7.2 In Rajiv Yashwant Bhale (supra), on which reliance has been placed by the learned senior standing counsel for the respondent, the contention was that non-compliance of the order of the Settlement Commission does not make the order itself, not a final or conclusive one. A continuing default per se is different from the finality and conclusiveness of the order itself and cannot affect the conclusiveness of an order of a judicial authority. The question in that case was whether the order passed by the Settlement Commission was a conditional order and that if the conditions remained satisfied, whether the order can be said to be final or conclusive? This decision, therefore, would have no applicability to the facts of the present case.

7.3 In Brij Lal (supra), the Supreme Court held thus:

“18. Coming to Chapter XIX-A which deals with settlement of cases, it may be stated that the word “case” is defined under Section 245-A(b). It is an exhaustive definition. The definition makes it clear that an application for settlement shall lie only when any proceedings for assessment or reassessment are pending or an appeal or revision in connection with such assessment or reassessment is pending before the Income Tax Authority. Under Section 245-C(1), such application for settlement will not be maintainable without full and true disclosure of the income by the applicant, the manner in which such undisclosed income was derived and that the applicant had furnished his return of income and that the additional tax payable on such income exceeds the specified amount.”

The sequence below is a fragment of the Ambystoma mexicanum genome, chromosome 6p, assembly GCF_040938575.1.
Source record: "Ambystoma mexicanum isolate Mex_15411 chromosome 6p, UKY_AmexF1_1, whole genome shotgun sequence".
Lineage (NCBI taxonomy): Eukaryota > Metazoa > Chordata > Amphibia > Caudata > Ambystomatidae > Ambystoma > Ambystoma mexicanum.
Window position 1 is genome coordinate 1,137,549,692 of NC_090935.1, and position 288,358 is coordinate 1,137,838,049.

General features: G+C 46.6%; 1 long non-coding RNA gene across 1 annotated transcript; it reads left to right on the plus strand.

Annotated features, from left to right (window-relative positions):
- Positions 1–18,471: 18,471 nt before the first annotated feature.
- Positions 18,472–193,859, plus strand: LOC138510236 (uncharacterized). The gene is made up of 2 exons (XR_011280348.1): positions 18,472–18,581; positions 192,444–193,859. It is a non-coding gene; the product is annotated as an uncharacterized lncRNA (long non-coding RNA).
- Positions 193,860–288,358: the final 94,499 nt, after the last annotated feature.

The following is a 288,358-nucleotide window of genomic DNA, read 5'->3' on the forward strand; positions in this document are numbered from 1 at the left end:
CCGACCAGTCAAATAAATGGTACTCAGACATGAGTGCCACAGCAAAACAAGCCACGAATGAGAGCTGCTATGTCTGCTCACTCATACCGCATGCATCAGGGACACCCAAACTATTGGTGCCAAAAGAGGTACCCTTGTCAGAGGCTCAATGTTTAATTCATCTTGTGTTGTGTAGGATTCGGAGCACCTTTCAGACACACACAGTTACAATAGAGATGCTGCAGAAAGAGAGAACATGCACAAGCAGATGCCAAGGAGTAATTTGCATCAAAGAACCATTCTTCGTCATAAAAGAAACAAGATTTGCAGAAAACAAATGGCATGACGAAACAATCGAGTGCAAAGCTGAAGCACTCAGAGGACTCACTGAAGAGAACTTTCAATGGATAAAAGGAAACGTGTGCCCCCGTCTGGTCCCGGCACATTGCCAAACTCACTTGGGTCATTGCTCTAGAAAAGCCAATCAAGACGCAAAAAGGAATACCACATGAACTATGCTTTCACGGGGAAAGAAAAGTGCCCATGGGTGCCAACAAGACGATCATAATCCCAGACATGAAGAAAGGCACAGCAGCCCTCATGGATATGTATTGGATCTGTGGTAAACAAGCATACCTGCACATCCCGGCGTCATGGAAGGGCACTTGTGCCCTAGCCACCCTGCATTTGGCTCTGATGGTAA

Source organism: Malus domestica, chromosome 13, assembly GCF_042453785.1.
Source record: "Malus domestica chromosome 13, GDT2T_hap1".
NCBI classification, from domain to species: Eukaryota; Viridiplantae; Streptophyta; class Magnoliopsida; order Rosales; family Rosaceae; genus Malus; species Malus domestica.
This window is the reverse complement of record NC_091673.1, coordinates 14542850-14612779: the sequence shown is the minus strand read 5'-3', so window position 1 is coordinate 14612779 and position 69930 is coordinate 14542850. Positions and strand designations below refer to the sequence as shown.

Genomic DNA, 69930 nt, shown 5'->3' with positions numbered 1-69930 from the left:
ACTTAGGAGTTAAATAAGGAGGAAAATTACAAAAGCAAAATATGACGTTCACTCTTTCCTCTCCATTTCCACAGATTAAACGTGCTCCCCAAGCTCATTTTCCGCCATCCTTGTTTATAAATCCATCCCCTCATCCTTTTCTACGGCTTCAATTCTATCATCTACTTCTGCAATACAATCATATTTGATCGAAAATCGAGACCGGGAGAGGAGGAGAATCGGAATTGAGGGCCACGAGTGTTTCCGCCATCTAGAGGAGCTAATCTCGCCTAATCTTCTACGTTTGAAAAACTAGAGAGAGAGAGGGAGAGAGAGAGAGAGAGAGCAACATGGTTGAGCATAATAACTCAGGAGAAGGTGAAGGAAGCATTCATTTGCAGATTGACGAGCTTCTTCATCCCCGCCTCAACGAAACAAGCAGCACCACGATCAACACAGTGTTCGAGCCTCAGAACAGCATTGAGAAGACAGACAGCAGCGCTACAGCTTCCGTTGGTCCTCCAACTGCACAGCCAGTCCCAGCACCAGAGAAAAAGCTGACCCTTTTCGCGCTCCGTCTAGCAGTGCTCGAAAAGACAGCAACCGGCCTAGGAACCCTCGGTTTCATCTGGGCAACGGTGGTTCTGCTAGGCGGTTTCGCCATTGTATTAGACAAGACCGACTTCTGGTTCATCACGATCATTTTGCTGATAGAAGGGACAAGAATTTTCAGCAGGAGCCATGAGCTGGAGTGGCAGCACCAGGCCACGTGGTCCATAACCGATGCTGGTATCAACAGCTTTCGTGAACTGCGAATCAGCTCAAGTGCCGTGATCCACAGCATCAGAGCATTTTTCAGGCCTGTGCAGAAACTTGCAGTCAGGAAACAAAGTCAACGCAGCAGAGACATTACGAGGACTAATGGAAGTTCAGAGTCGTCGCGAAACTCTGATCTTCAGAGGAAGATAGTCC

“23. Descriptively, it can be stated that assessment in law is different from assessment by way of settlement. If one reads Section 245-D(6) with Section 245-I, it becomes clear that every order of settlement passed under Section 245-D(4) shall be final and conclusive as to the matters contained therein and that the same shall not be reopened except in the case of fraud and misrepresentation. Under Section 245-F(1), in addition to the powers conferred on the Settlement Commission under Chapter XIX-A, it shall also have all the powers which are vested in the Income Tax Authority under the Act. In this connection, however, we need to keep in mind the difference between “procedure for assessment” under Chapter XIV and “procedure for settlement” under Chapter XIX-A (see Section 245-D). Under Section 245-F(4), it is clarified that nothing in Chapter XIX-A shall affect the operation of any other provision of the Act requiring the applicant to pay tax on the basis of self-assessment in relation to matters before the Settlement Commission.”

“25. Our detailed analysis shows that though Chapter XIX-A is a self-contained code, the procedure to be followed by the Settlement Commission under Sections 245-C and 245-D in the matter of computation of undisclosed income; in the matter of computation of additional income tax payable on such income with interest thereon; the filing of settlement application indicating the amount of income returned in the return of income and the additional income tax payable on the undisclosed income to be aggregated as total income shows that Chapter XIX-A indicates aggregation of incomes so as to constitute total income which indicates that the special procedure under Chapter XIX-A has an in-built mechanism of computing total income which is nothing but assessment (computation of total income).”